The recently widowed president wins re-election, and dedicates her next term to her late husband
Widowhood hasn’t been all bad for Cristina Fernandez de Kirchner. A year after the death of her husband, former Argentine president Néstor Kirchner, she harnessed his posthumous popularity to secure a landslide second presidential victory.
Kirchner, who was first elected president in 2007, was re-elected on Oct. 23 with more than 54 per cent of the vote, the widest margin of victory since democracy was restored to Argentina in 1983. The election denotes a stunning turnaround for the country’s first elected female president, who managed to parlay political protests and tumbling first-term ratings into overwhelming sympathy over the loss of her husband, who died of a heart attack on Oct. 27, 2010.
Dressed in black, Kirchner cried frequently throughout the campaign as she evoked the spectre of her husband, declaring her intention to continue his economic policies. Evidently, it worked: Kirchner’s six opponents trailed her by at least 35 percentage points. Néstor Kirchner, who served as Argentina’s president from 2003 to 2007, is widely credited with reducing unemployment and poverty after the country’s 2001 economic collapse. He announced in 2007 he would not seek re-election and would instead support his wife’s presidential bid, a power swap dubbed the “presidential marriage” by the Argentine press.
But his wife proved she could go it alone. The economy played an important role in her re-election, thanks in part to her unusual policies that helped shield Argentina from the global recession: heavy government spending on social programs and food and fuel subsidies, high commodity prices and high export taxes on agricultural products. Employment has reached record levels in South America’s second-largest economy, which is expected to grow by eight per cent this year.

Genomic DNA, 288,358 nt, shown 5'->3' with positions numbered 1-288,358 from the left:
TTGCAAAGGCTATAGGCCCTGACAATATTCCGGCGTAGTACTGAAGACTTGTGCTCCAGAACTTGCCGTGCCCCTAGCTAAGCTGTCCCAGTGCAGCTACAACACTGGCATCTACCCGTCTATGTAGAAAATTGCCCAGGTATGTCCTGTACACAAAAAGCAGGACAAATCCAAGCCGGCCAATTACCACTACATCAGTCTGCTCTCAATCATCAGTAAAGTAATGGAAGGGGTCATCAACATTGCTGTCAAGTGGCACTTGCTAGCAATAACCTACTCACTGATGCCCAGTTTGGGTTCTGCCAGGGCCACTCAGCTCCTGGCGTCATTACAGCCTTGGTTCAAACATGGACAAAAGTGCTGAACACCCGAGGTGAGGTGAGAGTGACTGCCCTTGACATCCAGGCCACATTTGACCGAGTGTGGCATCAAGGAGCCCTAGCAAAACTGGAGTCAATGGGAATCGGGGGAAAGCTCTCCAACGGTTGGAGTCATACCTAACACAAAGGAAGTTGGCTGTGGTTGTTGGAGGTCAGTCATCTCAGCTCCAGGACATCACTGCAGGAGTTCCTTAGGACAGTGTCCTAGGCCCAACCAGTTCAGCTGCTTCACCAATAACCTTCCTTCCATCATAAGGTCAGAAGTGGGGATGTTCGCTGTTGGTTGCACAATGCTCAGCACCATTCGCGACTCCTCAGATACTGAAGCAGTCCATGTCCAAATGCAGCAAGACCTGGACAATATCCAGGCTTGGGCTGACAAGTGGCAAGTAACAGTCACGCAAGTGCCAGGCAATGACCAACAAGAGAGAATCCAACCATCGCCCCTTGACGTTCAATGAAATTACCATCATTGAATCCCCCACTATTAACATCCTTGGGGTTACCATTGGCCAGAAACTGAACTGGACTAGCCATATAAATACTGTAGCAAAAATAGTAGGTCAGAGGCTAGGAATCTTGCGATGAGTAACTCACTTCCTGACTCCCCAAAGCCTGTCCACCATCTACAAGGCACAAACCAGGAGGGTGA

But critics have also accused Kirchner’s government of cooking the books to convey a disingenuous economic outlook. Economists estimate inflation hovers around 25 per cent, the highest in the Americas after Venezuela, and more than double the 10 per cent reported by Argentina’s national statistics agency. Capital flight cost the Argentine economy $9.8 billion in the first half of 2011 and prompted the country’s central bank to sell $2.7 billion of reserves to steady the weakening peso, which has slumped 6.1 per cent. After her government raised taxes on soy exports in 2008, nasty protests halted production and Kirchner’s approval rating plummeted. Known to rule with a heavy hand, Kirchner’s government is also accused of silencing dissenting media.
But the criticism did little to quell Kirchner’s campaign, and she shows no signs of stopping. Just days after her win, she announced new policies aimed at curbing the flow of money out of Argentina, including requiring energy and mining companies to keep all future export revenues in the country and restrictions on foreign purchases of farmland. She also said that she will dedicate her second term to her husband’s memory. “Néstor will not die,” Kirchner eulogized. “If I tell you I am happy, I lie; if I tell you I am sad, I lie. I am not speaking as his widow but as his partner in militancy for the rest of my life.”